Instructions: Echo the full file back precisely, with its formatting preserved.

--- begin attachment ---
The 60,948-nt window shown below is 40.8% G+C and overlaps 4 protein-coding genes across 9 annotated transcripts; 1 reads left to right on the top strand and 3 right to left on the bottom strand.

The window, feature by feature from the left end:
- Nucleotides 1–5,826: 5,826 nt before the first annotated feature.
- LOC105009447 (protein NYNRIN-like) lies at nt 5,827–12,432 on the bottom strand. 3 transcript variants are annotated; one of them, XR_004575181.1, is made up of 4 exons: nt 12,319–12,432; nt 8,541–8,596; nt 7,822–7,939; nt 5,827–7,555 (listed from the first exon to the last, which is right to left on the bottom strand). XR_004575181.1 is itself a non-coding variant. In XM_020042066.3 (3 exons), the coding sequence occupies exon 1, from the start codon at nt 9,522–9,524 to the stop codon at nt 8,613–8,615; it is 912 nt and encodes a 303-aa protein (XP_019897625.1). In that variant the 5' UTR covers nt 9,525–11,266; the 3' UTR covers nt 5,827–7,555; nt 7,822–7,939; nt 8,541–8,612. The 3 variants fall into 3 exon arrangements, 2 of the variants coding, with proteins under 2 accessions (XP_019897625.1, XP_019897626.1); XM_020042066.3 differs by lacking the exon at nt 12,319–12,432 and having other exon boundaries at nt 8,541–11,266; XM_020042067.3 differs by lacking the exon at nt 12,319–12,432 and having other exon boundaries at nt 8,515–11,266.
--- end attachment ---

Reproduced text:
The 60,948-nt window shown below is 40.8% G+C and overlaps 4 protein-coding genes across 9 annotated transcripts; 1 reads left to right on the top strand and 3 right to left on the bottom strand.

The window, feature by feature from the left end:
- Nucleotides 1–5,826: 5,826 nt before the first annotated feature.
- LOC105009447 (protein NYNRIN-like) lies at nt 5,827–12,432 on the bottom strand. 3 transcript variants are annotated; one of them, XR_004575181.1, is made up of 4 exons: nt 12,319–12,432; nt 8,541–8,596; nt 7,822–7,939; nt 5,827–7,555 (listed from the first exon to the last, which is right to left on the bottom strand). XR_004575181.1 is itself a non-coding variant. In XM_020042066.3 (3 exons), the coding sequence occupies exon 1, from the start codon at nt 9,522–9,524 to the stop codon at nt 8,613–8,615; it is 912 nt and encodes a 303-aa protein (XP_019897625.1). In that variant the 5' UTR covers nt 9,525–11,266; the 3' UTR covers nt 5,827–7,555; nt 7,822–7,939; nt 8,541–8,612. The 3 variants fall into 3 exon arrangements, 2 of the variants coding, with proteins under 2 accessions (XP_019897625.1, XP_019897626.1); XM_020042066.3 differs by lacking the exon at nt 12,319–12,432 and having other exon boundaries at nt 8,541–11,266; XM_020042067.3 differs by lacking the exon at nt 12,319–12,432 and having other exon boundaries at nt 8,515–11,266.